Archive for February, 2005
User Experience Diagrams by LukeW
A list of user experience diagrams. This points to thirteen different ways of representing user experience, usability and information architecture in the context of real-world projects and problems.
Via : Column Two
Using weblogs to manage project change from Cutting Through
It’s probably not too far an exaggeration to say that it’s changes that kill projects. Whether it’s because requirements were incorrectly specified at the start, or the business environment has changed – moving the goalposts mid-way through the game can really screw things up.
So, what are the problems?
- There’s no formal process for capturing requests
- The requests aren’t visible
- The requests have knock-on effects
How Plogs (Project Management Blogs) can save the day?
A formal process for capturing project changes
In this situation, a blog becomes the change register. Anyone is able to post a request for change, which is immediately visible to everyone. The post’s category is set to ‘Received request’, and the project team is notified through the blog’s webfeed.
As soon as the request is received, it’s visible on the blog and through the webfeed.
Making the knock-on effects visible
Getting people into the change loop is a lot easier if all you’re asking them to do is passively monitor a newsfeed – they can rapidly scan and assess the relevence of an item in a feed far faster than skimming through a paper status report. And the speed with which you can deal with new items in a feed means that you are able to monitor a huge number of them – ideal if you’re in an environment with lots of projects going on simultaneously.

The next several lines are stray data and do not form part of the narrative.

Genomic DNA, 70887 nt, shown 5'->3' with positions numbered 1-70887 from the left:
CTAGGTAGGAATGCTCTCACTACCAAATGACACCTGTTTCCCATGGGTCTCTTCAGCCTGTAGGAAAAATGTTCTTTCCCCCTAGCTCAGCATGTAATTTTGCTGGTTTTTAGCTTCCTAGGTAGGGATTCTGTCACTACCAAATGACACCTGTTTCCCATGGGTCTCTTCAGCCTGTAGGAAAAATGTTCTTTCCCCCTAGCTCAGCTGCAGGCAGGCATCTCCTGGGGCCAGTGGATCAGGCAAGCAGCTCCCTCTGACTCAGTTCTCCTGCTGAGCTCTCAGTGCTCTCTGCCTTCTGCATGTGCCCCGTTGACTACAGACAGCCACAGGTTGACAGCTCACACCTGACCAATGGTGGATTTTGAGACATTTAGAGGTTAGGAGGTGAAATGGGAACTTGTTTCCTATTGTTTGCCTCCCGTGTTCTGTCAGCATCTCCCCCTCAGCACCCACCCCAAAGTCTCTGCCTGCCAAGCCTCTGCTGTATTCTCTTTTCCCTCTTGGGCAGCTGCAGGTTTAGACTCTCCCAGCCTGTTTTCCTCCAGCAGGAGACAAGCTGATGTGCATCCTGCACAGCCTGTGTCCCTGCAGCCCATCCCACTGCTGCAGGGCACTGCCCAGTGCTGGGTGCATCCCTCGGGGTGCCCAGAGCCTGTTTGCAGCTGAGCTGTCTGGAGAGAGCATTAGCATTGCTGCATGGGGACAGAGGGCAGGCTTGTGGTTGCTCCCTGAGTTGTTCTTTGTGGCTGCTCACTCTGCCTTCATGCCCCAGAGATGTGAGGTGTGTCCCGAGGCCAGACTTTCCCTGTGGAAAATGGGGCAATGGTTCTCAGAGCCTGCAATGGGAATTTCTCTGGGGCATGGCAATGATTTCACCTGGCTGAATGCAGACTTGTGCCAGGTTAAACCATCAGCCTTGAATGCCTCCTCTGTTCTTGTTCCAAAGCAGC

Quoted almost the full article , must say great stuff.
In Search of Simplicity By Lisa Neal, Editor-In-Chief, eLearn Magazine
What do online seminars and iPods have in common? Not much, and that’s the problem. Compared to the iPod and its seamless and context-appropriate methods for delivering one type of rich-media content, online seminar technology seems stuck in a kind of digital stone age. Setting up an online seminar only rubs in your face how every participant has a unique computer configuration with its own constraints: Platforms. Firewalls. Restricted sites. Undocumented restrictions. Bouncing email. Old equipment. New equipment. I could go on and on in excruciating detail.
Severe enthusiasm of getting back to blog causing some problems here – I am neglecting my job and I am not as brave as Jason Kottke
The latest post is Too Many Words. To quote –
A picture really is worth a thousand words, especially when you’re trying to get information or knowledge to go from your head into someone else’s. You can talk all day, but that sketch on the back of the napkin can suddenly make it all clear. When you’re communicating, you have a thought bubble over your head with a representation of what you’re trying to convey, and the listener/receiver has a thought bubble over his head with a representation of what he thinks about what you’re saying. The big question is, do they match?
For learning, there’s a ton of research that supports using visuals. In one set of ten studies, people who learned from graphics and words together produced between 55 percent to 121 percent more correct solutions to transfer problems than people who learned from words alone